Many studies have been conducted to explore the non-edible sources for biodiesel production comprising
2. Description of non-edible plant sources
Four novel and non-edible plant sources have been explored for bio-diesel production comprising
Rhus typhina L.
Acacia farnesiana L.
One of the plants,
3. Oil extraction methodologies and outcomes from non-edible plant sources
3.1 Oil extraction
After shelling, drying and pulverizing with a grinder (Xiantaopai XTP-10000A, Zhejiang, China) the seeds were processed for extraction. The oil extraction from
The oil production was calculated by the following equation.
The comparative oil content (%) of 4 plants, obtained by using mechanical oil extraction and Soxhlet extraction methods from four plant sources is given in Table 1.
3.2 Fourier-transform infrared spectroscopy (FT
FT-IR spectroscopy data of the mid-infrared region of biodiesel samples to recognize functional groups and the bands analogous to various stretching and bending vibrations is highlighted in Table 2.
|3||2925||−CH2||Asymmetric stretching vibration||Strong|
|4||2854||−CH2||Symmetric stretching vibration|
|5||1743||−C=O||Shear type vibration||Strong|
|7||1361||−CH3||Symmetric stretching vibration,||Middling|
|10||723||−CH2||Plane rocking vibration||Weak|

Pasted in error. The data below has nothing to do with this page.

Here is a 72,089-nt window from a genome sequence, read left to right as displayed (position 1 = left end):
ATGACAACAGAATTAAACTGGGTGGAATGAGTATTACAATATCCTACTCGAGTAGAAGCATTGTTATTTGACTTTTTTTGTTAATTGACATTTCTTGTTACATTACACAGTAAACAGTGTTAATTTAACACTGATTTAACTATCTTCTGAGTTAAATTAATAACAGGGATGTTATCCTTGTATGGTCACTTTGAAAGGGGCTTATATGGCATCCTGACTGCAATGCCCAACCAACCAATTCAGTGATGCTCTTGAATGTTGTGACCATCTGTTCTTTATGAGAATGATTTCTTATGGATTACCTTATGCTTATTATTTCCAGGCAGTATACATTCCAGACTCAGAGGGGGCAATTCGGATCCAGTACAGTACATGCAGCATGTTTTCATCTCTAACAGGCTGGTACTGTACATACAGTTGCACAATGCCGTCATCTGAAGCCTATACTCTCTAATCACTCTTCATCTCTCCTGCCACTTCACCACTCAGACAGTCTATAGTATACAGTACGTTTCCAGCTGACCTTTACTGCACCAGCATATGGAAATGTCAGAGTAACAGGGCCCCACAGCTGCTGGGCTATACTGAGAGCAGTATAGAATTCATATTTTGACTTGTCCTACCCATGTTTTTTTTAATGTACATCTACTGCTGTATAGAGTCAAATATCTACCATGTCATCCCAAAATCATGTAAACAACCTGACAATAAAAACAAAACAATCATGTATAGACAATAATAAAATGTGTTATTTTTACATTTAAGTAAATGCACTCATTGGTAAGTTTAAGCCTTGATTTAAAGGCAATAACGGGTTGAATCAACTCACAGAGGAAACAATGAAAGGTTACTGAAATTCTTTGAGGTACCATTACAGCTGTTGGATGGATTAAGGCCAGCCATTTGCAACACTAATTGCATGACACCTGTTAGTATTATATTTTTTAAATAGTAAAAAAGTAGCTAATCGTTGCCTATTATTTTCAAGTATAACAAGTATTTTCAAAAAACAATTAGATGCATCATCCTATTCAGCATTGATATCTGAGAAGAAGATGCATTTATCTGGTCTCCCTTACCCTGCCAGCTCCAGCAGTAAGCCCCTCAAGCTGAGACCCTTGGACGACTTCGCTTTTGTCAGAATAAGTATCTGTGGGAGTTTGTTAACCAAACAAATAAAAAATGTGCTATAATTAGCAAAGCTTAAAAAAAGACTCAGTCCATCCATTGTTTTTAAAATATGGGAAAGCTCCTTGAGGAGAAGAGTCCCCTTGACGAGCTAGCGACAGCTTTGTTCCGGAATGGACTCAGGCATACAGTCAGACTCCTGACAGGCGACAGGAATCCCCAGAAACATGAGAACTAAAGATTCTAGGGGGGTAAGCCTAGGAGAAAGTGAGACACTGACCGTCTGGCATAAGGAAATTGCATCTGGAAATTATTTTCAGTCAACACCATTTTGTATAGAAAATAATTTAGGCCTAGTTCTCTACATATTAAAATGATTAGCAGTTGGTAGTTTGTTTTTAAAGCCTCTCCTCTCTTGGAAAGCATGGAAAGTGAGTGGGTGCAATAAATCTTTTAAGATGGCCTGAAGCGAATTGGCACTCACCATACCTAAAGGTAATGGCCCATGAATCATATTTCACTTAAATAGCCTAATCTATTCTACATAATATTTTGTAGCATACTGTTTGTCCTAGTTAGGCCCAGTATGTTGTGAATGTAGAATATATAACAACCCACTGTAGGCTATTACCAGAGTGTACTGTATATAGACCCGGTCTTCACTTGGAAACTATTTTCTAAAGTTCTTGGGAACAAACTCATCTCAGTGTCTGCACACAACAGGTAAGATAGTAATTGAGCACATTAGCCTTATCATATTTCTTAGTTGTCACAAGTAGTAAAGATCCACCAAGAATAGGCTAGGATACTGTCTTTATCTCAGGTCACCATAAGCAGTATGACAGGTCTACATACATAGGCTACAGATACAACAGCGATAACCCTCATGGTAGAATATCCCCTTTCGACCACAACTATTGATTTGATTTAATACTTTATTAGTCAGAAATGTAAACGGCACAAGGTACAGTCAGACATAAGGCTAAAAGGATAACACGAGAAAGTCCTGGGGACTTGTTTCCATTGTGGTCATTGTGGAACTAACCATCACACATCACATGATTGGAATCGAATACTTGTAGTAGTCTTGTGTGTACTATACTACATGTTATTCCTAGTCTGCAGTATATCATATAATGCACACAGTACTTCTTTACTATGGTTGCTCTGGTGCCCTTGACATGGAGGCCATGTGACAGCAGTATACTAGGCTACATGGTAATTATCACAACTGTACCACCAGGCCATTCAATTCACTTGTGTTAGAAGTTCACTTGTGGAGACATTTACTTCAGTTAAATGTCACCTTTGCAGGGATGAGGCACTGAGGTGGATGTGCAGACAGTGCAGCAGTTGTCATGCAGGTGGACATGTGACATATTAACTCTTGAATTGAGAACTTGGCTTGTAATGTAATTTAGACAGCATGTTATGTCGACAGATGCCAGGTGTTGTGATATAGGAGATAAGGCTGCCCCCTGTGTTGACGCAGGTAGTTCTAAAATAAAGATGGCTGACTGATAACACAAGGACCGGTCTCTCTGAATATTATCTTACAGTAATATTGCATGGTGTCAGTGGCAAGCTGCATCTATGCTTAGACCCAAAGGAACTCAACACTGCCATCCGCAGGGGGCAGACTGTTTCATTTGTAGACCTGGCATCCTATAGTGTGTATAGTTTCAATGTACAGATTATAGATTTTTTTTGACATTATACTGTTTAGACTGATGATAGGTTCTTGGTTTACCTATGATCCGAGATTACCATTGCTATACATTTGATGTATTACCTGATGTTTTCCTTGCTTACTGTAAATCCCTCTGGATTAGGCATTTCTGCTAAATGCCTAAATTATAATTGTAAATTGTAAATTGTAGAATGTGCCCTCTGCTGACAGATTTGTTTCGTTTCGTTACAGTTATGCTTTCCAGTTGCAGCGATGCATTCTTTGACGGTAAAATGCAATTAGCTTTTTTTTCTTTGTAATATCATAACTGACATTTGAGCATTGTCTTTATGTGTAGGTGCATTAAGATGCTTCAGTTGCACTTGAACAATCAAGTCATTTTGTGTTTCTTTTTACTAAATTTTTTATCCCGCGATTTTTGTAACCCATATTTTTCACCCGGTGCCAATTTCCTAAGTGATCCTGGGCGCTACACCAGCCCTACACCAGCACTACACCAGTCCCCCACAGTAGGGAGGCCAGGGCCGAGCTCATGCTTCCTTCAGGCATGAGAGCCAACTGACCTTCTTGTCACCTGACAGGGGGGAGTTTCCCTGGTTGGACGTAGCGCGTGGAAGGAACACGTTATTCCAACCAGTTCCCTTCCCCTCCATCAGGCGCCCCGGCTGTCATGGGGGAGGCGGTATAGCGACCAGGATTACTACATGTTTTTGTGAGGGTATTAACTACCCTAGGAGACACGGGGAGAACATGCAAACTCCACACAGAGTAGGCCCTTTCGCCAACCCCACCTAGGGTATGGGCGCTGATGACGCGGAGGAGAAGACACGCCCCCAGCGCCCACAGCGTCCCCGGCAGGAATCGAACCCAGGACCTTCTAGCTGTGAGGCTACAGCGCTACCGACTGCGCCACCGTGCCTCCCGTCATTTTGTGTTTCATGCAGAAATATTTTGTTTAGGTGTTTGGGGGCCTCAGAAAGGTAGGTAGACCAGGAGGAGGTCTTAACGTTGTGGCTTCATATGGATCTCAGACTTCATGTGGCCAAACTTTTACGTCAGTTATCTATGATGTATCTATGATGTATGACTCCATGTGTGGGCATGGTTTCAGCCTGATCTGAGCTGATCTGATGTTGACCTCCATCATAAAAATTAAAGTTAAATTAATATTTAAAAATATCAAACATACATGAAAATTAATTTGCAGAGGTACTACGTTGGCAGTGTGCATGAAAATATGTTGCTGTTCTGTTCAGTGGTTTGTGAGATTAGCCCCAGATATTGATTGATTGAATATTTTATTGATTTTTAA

3.3 Nuclear magnetic resonance (NMR)
The FAMEs NMR spectrum was acquired by (Bruker Avance III 400 NMR Spectrometer, Karlsruhe, Germany) at 400 MHz (1H-NMR) or 100 MHz (13C-NMR). Denatured chloroform was used as solvent and tetramethylsilane as the internal standard. The biodiesel 1H NMR (300 MHz) spectrum was noted with a cycle delay of 1.0 s, and eight times scans with a pulse duration of 30°, (Table 3). A carbon 13C NMR (75 MHz) spectrum was recorded with pulse duration of 30°and a cycle delay of 1.89 s, followed by scanning for 160 times (Table 4).
|3||0.89||Multiplet||CH3 is attached to aliphatic group.|
|16||1.30||Multiplet||Long aliphatic chain is present.|
|2||1.62||Quartet||CH2 group is attached with terminal CH3.|
|3||2.04||Multiplet||CH2 of long chain aliphatic (Saturated) group.|
|2||2.30||Triplet||CH2 group is attached with CH of long aliphatic (Unsaturated/ olefinic group).|
|1||2.77||Triplet||CH group is attached with electron withdrawing carbonyl group.|